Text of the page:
Your business valuation also depends on external market and economic factors. The trends of your industry and niche can have a big impact on how your company is expected to perform in the future.

For example, if your business is in a niche with strong expected growth, it would help your valuation. But if your company is in an industry that is in sharp decline, your valuation may suffer.

Also, the state of the economy has an effect. Economic recession tends to decrease business value, while an upswing increases it.

women working on growing business

Nonfinancial information

Financial data isn’t the only relevant information for calculating business value. Your business Advisor will need to examine other documentation for an accurate valuation.

Relevant nonfinancial information may include:

  • Legal documents
  • Standard operating procedures
  • Supplier and third-party-relationship documentation
  • Knowledge of management and personnel
  • Operational knowledge

This information is helpful for assessing the intangible parts of your business’s value. Clear standard operating procedures and orderly legal documentation add value to your business. A similar company without those processes will have less value in comparison.

Accrual vs Cash-Based Accounting in Valuations

There are two main methods of business accounting: cash based and accrualWith cash-based accounting, you record expenses and revenue as they’re spent and received. With accrual accounting, these expenses or revenues are recorded as they are incurred.

When it comes to business valuations, accrual accounting is preferable.

team members discuss financial projections

Let’s assume you place an order for inventory for your ecommerce business. With cash-based accounting, this expense is recorded all at once at the time you place the order. If you’re using accrual accounting, you record expenses as you sell inventory units.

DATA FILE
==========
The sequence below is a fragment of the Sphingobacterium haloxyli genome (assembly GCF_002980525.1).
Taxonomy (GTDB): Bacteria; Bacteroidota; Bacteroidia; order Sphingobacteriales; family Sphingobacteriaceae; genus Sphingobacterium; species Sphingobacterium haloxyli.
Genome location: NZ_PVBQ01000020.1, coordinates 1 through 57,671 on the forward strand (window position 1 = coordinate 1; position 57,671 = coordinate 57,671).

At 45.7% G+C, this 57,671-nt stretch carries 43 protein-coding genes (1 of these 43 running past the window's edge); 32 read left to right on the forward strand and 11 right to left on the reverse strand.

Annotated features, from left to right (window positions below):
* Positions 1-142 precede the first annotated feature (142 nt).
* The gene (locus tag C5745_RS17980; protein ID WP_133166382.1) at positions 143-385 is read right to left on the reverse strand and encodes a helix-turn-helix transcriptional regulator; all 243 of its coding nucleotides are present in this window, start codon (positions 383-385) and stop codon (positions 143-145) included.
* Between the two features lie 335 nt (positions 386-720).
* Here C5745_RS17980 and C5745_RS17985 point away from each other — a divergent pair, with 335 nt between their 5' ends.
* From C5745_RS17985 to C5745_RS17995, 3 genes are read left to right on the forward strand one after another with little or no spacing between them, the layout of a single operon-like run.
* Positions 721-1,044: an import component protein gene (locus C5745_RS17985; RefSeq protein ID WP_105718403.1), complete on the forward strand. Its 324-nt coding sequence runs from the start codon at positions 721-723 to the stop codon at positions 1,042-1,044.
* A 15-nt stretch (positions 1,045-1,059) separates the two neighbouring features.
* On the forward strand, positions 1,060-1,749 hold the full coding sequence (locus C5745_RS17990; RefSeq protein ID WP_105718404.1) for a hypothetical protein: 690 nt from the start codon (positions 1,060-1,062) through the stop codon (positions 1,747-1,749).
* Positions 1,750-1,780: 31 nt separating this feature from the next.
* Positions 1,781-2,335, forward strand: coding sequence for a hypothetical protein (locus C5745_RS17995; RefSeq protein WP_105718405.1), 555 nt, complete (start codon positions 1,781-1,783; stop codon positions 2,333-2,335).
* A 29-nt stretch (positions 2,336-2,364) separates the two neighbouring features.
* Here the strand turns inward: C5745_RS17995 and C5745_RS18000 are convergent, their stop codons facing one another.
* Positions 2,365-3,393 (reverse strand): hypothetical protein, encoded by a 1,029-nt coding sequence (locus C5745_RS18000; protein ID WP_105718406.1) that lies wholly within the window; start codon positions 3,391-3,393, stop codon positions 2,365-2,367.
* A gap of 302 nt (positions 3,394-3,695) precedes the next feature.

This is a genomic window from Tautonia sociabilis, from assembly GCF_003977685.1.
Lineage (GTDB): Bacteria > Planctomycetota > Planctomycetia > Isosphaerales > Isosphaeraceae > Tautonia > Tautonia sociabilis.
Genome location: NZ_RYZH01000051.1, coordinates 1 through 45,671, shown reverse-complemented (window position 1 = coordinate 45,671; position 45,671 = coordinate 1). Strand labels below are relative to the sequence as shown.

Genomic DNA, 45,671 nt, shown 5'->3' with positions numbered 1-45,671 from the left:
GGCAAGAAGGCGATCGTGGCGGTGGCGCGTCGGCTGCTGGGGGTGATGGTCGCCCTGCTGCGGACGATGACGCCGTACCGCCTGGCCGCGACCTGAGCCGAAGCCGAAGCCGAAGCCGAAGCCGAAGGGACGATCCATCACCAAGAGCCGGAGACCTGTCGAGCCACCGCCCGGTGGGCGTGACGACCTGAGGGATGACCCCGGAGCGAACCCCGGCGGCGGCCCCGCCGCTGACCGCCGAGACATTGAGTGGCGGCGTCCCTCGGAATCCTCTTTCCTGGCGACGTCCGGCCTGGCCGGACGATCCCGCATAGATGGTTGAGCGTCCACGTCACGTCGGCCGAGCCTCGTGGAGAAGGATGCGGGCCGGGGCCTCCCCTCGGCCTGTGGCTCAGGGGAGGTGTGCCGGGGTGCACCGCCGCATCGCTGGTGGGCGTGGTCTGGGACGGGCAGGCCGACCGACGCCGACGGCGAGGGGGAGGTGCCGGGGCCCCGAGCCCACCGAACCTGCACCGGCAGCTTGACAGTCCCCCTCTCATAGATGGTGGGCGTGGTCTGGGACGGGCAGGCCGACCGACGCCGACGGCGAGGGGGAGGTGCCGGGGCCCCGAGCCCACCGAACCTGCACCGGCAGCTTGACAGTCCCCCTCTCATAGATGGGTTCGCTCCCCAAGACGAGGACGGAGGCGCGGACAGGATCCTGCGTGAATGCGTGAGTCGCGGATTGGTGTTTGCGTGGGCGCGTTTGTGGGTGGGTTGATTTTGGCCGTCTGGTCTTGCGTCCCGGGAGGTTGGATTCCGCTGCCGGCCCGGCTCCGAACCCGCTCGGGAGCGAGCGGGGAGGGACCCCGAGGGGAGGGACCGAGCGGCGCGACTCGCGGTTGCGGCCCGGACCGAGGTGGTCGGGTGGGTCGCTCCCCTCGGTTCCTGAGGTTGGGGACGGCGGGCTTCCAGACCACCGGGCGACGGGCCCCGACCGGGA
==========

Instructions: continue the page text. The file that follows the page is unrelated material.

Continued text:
There are several benefits to accrual accounting, like:

  • More accurate forecasting
  • Better budgeting
  • More strategic reporting
  • A better SDE multiple

By improving your SDE, accrual accounting can improve your business’s valuation. As you know, a significant part of the money you receive for your business comes at the time you sell it. As a result, it pays to do everything you can to maximize your value before the sale.

“By improving your SDE, accrual accounting can improve your business’s valuation.”

team discussing strengths and weaknesses of business

Why You Should Prepare Your Documentation ahead of Time

Most business valuations need the analysis and compilation of a lot of information. Pre-preparing relevant information can streamline the process for you and your Advisor.

An experienced accountant can help you organize your financial statements using accrual accounting. They can help you achieve an easier valuation and help you run a more successful business.

At the same time, you may want to hire a lawyer to help you make sure your legal documentation is in order.

Understanding the information required for a business valuation can help you prepare. This helps to create a more streamlined and successful valuation process.